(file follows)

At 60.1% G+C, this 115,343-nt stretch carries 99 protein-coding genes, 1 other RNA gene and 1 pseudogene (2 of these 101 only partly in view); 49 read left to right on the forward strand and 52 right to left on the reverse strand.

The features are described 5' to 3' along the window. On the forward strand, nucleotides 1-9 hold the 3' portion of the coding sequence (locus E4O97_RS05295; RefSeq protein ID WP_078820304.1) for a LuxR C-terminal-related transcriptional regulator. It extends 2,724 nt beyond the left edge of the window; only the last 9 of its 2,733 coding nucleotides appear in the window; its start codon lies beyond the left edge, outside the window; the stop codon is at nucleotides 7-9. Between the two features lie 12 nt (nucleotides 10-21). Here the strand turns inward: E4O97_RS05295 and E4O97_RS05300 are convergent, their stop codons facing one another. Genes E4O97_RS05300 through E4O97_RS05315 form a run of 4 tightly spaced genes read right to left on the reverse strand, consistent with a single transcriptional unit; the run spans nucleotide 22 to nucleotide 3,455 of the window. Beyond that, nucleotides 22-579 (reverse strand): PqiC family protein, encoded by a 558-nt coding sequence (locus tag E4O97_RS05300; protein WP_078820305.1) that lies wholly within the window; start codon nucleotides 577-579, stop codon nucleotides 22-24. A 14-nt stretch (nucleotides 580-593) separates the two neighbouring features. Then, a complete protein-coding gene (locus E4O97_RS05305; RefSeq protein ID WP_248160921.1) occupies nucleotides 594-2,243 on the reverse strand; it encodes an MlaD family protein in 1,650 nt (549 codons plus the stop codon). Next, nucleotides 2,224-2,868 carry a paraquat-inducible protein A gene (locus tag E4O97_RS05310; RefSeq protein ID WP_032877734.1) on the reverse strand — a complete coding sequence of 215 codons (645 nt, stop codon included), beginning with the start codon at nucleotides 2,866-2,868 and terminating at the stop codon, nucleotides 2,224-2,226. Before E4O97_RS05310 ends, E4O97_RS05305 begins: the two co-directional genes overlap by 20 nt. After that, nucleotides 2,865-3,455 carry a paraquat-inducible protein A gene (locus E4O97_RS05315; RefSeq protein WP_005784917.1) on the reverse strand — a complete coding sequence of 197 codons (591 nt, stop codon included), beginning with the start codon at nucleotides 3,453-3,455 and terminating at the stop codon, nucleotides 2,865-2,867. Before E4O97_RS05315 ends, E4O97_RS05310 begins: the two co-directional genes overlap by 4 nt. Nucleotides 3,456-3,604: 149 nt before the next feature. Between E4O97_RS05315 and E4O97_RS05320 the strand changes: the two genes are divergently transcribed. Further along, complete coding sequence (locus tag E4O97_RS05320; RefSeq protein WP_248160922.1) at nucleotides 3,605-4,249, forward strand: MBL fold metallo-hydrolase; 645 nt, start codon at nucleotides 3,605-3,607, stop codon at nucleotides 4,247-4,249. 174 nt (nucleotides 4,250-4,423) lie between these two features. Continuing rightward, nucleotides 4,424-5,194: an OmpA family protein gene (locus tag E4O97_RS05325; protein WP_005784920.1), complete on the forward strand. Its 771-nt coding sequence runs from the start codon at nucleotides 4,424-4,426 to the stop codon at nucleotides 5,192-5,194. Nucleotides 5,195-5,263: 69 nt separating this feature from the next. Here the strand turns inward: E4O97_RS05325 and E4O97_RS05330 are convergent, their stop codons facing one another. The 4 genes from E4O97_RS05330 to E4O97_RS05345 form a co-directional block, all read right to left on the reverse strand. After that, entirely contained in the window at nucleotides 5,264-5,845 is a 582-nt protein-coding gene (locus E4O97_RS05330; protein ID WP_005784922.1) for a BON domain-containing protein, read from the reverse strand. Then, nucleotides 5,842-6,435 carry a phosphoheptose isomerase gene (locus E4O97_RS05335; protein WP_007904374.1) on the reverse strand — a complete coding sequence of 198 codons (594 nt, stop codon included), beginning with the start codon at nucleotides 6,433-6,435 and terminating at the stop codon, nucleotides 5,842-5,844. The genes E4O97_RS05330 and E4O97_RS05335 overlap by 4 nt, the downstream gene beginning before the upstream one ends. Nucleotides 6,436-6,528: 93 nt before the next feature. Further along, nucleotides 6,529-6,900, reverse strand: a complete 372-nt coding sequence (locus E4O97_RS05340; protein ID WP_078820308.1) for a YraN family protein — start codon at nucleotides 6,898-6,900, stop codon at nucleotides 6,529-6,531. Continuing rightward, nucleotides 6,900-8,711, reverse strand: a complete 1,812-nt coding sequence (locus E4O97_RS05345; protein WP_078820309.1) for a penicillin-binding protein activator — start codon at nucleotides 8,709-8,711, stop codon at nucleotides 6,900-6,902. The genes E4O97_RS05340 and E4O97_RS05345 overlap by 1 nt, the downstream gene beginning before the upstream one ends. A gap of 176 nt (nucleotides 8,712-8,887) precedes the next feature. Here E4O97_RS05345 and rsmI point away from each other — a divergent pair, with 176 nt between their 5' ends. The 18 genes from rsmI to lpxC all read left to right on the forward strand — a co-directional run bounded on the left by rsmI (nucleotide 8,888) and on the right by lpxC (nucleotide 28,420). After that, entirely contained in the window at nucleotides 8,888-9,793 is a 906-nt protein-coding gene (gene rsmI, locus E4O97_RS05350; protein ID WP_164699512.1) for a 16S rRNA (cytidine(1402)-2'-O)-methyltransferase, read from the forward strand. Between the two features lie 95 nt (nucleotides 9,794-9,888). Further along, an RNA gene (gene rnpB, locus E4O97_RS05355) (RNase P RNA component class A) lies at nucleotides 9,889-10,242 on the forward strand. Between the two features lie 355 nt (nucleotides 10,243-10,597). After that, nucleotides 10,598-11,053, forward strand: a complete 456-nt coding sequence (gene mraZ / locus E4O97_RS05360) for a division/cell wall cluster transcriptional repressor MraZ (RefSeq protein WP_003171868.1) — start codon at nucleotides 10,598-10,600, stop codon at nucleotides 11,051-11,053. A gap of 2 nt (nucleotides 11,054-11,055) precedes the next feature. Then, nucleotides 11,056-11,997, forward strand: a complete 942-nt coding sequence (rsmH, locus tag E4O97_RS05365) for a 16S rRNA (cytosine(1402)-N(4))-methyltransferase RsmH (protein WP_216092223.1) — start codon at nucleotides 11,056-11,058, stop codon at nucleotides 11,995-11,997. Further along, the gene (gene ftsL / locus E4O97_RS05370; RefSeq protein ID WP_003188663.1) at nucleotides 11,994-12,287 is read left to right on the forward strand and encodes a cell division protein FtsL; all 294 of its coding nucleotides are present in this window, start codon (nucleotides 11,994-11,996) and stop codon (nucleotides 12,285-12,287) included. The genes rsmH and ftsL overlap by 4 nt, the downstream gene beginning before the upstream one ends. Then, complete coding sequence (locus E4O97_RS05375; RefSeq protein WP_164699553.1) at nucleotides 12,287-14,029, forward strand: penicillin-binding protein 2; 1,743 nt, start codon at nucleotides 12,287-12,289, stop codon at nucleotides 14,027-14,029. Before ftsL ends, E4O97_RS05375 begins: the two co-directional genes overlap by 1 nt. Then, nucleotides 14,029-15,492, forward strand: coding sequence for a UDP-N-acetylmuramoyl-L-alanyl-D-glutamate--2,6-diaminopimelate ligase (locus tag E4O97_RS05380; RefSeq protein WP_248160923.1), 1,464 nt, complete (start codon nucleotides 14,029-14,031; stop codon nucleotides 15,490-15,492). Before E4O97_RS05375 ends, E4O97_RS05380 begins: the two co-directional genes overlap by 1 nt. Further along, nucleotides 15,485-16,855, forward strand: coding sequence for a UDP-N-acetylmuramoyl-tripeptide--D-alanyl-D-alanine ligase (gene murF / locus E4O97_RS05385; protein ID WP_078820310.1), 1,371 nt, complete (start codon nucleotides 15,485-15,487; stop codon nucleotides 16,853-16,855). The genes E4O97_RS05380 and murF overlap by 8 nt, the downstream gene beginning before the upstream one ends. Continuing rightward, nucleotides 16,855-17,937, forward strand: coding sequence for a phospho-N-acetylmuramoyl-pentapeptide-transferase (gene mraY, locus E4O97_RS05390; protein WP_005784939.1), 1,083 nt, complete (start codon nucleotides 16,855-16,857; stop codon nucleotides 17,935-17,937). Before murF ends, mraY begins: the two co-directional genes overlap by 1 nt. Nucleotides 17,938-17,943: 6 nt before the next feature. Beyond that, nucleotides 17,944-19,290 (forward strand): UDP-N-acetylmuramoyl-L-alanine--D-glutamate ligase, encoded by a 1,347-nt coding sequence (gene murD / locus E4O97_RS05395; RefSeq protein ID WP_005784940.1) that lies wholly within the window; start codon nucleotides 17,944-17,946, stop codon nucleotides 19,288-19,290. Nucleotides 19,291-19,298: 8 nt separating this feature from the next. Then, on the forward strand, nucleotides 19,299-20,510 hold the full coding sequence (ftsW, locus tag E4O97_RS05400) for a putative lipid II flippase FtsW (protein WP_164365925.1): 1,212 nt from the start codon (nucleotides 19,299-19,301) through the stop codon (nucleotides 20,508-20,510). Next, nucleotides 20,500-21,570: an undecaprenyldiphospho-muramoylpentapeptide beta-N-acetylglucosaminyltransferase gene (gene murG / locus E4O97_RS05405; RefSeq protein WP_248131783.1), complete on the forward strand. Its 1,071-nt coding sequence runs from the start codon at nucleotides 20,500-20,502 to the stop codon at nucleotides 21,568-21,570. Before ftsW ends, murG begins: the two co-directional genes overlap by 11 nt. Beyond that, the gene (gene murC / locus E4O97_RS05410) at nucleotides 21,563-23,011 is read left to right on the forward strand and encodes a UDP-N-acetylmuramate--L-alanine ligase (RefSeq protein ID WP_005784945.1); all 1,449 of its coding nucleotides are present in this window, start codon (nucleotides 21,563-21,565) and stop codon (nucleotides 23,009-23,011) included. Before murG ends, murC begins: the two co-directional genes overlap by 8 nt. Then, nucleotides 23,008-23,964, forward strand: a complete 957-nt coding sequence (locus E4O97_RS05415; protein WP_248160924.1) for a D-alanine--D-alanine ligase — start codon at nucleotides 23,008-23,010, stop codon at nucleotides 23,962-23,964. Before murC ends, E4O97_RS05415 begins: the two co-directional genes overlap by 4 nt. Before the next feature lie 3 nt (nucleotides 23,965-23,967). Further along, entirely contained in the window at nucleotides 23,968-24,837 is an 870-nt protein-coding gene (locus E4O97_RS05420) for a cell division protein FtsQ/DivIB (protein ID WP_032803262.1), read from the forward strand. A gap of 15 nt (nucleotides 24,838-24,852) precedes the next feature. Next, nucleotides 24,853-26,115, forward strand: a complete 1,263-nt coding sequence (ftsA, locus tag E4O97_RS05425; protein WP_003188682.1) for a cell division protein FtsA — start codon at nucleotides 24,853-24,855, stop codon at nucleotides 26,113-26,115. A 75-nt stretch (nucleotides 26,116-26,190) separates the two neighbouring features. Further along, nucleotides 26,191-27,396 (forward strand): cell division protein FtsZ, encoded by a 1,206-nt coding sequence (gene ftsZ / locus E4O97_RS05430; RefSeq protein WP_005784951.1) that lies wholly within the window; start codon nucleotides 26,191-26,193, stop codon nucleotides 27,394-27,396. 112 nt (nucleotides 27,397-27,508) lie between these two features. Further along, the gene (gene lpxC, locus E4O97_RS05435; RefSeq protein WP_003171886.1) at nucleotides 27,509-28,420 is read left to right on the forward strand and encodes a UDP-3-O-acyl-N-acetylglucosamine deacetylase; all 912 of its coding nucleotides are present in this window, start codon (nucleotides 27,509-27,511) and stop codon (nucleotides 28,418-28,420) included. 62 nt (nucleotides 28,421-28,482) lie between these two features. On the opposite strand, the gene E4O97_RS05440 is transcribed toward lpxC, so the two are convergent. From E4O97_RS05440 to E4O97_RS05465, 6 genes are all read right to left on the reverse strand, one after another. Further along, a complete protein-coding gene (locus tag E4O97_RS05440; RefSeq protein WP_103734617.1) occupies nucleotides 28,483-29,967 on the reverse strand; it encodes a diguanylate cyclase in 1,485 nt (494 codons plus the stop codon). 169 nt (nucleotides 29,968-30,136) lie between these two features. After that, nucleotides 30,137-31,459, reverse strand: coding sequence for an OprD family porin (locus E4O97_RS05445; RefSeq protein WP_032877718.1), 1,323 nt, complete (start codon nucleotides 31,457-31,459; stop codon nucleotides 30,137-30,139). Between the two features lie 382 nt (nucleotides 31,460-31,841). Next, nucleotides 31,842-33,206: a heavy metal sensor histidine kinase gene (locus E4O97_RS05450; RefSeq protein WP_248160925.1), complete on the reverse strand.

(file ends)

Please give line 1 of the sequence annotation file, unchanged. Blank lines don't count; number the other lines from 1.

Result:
At 60.1% G+C, this 115,343-nt stretch carries 99 protein-coding genes, 1 other RNA gene and 1 pseudogene (2 of these 101 only partly in view); 49 read left to right on the forward strand and 52 right to left on the reverse strand.